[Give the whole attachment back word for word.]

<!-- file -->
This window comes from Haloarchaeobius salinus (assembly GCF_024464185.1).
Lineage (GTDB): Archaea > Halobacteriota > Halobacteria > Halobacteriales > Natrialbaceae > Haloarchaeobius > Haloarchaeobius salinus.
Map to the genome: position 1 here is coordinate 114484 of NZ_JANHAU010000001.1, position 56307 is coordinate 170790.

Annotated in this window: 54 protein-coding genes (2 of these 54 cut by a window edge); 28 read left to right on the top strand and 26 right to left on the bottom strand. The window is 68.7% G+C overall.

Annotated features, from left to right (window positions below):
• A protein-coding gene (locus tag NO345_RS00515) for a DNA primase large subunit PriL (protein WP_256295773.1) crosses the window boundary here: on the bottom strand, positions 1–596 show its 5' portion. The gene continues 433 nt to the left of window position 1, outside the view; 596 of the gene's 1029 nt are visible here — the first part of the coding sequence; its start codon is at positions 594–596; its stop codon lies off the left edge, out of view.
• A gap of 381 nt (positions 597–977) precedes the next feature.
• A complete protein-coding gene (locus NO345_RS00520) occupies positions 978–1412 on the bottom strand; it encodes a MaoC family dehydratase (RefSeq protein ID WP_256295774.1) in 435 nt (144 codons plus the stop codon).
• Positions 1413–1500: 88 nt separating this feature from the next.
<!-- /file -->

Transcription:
This window comes from Haloarchaeobius salinus (assembly GCF_024464185.1).
Lineage (GTDB): Archaea > Halobacteriota > Halobacteria > Halobacteriales > Natrialbaceae > Haloarchaeobius > Haloarchaeobius salinus.
Map to the genome: position 1 here is coordinate 114484 of NZ_JANHAU010000001.1, position 56307 is coordinate 170790.

Annotated in this window: 54 protein-coding genes (2 of these 54 cut by a window edge); 28 read left to right on the top strand and 26 right to left on the bottom strand. The window is 68.7% G+C overall.

Annotated features, from left to right (window positions below):
• A protein-coding gene (locus tag NO345_RS00515) for a DNA primase large subunit PriL (protein WP_256295773.1) crosses the window boundary here: on the bottom strand, positions 1–596 show its 5' portion. The gene continues 433 nt to the left of window position 1, outside the view; 596 of the gene's 1029 nt are visible here — the first part of the coding sequence; its start codon is at positions 594–596; its stop codon lies off the left edge, out of view.
• A gap of 381 nt (positions 597–977) precedes the next feature.
• A complete protein-coding gene (locus NO345_RS00520) occupies positions 978–1412 on the bottom strand; it encodes a MaoC family dehydratase (RefSeq protein ID WP_256295774.1) in 435 nt (144 codons plus the stop codon).
• Positions 1413–1500: 88 nt separating this feature from the next.